The theme for attire was Victorian but open to any part of the period to make it as easy as possible for people in a heavily 18th century/Regency-oriented region to attend.
My latest – very frantic – make, is an 1876/77 Natural Form day or reception dress in striped silk taffeta and plum cotton sateen.
It was made to wear at a Victorian Christmas tea I hosted at our house last Saturday. A big part of the reason for the tea’s Victorian theme is that I’d started missing Victorian sewing over the past few months, nearly all the historical events and activities around here have been either 18th century or regency. I know, I know, life is so rough, huh? I swear I’m not complaining but I have wanted a little change of pace. I’m also still deeply into a Natural Form phase and had started planning out this dress at least two years ago so I was delighted to have a reason and opportunity to finally make it a reality!
Now I can finally show you the whole look of my new 1780s ensemble all put together!
(and I will still be doing a post about the sleeve cuffs, some of the underpinnings, and the wig, which I will link to here when it’s done and up)
Taylor (aka Dames a la Mode) graciously volunteered to do a photoshoot for me last Friday. The location is St James church + yard just up 8th street from my house here on Capitol Hill that’s done in an atmospheric faux-gothic-Jacobean mash-up style. I kinda love it!
And now on to the show!
A quick re-cap of the original dress/pattern in Patterns of Fashion and how I modified it:
the original dress has a box-pleated skirt but I wanted the tight, narrow knife pleats so common for this period.
So I used the skirt pattern from another dress in Patterns of Fashion as a rough guide.
Although I still did things a little differently from either. I cut my skirt as two full-width panels of my fabric with a little bit of a train at the back but completely straight along the top. Instead of cutting the waist edge with a curve I just sewed it with one – you’ll see what I mean in a moment.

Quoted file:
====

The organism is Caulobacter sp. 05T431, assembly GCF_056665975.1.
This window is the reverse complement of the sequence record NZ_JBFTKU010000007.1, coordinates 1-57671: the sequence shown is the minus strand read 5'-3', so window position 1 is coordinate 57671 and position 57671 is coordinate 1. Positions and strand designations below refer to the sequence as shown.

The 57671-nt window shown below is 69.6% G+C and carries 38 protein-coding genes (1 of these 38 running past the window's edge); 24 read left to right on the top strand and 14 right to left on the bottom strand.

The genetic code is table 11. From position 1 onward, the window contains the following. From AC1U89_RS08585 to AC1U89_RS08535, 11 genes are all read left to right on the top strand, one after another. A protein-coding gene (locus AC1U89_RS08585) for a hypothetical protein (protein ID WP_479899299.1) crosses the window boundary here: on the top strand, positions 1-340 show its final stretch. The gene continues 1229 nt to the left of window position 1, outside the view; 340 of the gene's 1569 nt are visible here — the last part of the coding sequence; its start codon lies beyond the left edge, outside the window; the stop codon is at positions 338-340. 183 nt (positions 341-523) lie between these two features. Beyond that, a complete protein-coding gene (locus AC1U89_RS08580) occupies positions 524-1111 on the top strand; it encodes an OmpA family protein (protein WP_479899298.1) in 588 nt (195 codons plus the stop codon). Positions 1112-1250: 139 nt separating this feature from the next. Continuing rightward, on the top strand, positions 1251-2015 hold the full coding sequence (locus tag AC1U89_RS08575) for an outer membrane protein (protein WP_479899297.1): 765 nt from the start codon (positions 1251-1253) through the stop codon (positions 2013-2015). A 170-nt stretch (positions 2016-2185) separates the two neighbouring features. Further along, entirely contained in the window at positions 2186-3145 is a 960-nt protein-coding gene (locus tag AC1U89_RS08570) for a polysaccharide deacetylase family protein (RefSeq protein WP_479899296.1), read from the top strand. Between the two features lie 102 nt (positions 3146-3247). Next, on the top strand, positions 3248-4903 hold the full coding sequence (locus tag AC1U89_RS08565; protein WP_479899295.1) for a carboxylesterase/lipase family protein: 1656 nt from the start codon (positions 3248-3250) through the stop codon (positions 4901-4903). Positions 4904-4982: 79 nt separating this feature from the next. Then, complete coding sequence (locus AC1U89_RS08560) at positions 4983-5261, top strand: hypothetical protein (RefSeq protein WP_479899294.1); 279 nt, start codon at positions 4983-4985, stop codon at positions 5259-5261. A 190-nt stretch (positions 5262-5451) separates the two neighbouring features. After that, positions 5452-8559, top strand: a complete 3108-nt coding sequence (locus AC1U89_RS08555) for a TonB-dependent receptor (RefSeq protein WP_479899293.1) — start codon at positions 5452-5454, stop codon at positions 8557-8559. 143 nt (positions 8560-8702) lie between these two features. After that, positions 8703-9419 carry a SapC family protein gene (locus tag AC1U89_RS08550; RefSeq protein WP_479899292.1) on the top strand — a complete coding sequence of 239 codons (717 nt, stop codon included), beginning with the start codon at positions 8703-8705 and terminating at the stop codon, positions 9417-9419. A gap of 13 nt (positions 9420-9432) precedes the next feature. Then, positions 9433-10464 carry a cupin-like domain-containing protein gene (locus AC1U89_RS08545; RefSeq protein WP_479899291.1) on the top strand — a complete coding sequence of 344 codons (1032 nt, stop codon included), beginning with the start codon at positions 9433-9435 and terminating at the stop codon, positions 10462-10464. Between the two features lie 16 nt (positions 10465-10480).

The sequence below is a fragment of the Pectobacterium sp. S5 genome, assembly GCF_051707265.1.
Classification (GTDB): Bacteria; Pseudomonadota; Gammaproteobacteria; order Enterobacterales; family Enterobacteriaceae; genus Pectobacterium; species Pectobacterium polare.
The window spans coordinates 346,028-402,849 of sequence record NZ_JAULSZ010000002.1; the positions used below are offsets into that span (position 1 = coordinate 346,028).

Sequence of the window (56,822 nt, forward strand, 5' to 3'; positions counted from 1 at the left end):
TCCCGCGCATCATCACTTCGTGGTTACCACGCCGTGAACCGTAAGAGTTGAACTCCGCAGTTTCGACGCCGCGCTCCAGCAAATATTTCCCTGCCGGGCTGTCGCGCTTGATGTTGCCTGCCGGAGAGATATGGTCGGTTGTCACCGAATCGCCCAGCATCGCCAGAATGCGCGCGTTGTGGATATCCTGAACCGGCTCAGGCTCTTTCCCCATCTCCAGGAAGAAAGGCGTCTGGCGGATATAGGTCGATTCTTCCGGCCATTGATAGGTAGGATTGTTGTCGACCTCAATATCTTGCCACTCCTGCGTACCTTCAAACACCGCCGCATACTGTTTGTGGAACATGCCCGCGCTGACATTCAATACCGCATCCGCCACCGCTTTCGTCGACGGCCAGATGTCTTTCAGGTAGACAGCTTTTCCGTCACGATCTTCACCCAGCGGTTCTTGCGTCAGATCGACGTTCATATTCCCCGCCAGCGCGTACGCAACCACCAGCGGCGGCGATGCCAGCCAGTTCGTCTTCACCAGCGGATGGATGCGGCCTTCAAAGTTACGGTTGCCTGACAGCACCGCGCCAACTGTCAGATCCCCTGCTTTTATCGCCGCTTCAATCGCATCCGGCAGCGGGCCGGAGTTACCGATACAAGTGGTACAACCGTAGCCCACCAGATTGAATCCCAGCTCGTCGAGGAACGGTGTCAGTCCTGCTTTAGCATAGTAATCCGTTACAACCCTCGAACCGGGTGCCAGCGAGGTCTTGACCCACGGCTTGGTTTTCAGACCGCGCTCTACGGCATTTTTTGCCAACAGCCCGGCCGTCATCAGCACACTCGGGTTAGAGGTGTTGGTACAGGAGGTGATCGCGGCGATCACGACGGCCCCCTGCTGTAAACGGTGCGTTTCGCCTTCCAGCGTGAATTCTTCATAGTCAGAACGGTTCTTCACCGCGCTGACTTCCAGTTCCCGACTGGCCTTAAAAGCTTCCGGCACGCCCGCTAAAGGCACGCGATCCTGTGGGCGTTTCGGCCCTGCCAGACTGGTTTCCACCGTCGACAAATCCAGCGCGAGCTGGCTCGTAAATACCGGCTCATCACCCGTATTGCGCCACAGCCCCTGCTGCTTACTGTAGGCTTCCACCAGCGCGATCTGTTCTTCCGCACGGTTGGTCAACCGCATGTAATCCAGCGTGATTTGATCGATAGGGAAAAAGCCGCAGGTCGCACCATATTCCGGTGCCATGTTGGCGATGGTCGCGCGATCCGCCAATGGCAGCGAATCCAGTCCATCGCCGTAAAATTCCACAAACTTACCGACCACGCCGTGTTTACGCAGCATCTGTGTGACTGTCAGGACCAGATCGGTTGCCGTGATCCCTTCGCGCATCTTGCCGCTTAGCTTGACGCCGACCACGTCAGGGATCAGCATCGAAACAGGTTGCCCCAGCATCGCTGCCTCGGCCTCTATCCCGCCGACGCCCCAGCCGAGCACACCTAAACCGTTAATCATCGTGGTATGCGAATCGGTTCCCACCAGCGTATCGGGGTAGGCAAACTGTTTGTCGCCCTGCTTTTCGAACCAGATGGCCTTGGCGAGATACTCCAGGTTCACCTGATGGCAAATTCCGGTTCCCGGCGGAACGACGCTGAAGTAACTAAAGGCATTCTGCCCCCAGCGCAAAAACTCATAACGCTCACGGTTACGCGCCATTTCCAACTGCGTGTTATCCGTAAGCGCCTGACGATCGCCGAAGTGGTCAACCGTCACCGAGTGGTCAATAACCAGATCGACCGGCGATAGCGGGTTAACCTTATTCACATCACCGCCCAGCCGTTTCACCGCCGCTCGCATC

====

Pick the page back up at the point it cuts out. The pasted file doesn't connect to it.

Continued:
The style of the petticoat is based off the original one that goes with my primary dress inspiration/pattern in Patterns of Fashion:
Although to make it I simply cut 2 panels of my fabric, with the back slightly longer than the front to help accommodate the false rump that’s going under there. I also pleated mine differently from the original since it appears to have been done according to an older style where the pleats all face towards the side/pocket openings – another clue that the ensemble *may* have been an earlier one altered in the late 1770s/early 1780s. During the later period petticoat pleats tend to all face towards the centre back similarly to dress skirts, although the pleats themselves tend to be larger than on dress skirts.
This dress post is even more belated than the summer ones from this year as I made it back in the spring. However, since I’ve also been wearing it over fall I thought I could get away with still posting about it.
It’s actually one of my overall favourite dresses right now because it’s both so pretty and super comfortable!
It’s made of lovely soft, swishy rayon challis in an aqua/pink/red print, with solid red rayon for the accenting bands.
To re-cap, here is the bodice pattern I was using from Janet Arnold’s Patterns of Fashion:
I did make and fit a muslin first but am not going to bother with that here, let’s get right to the fun stuff!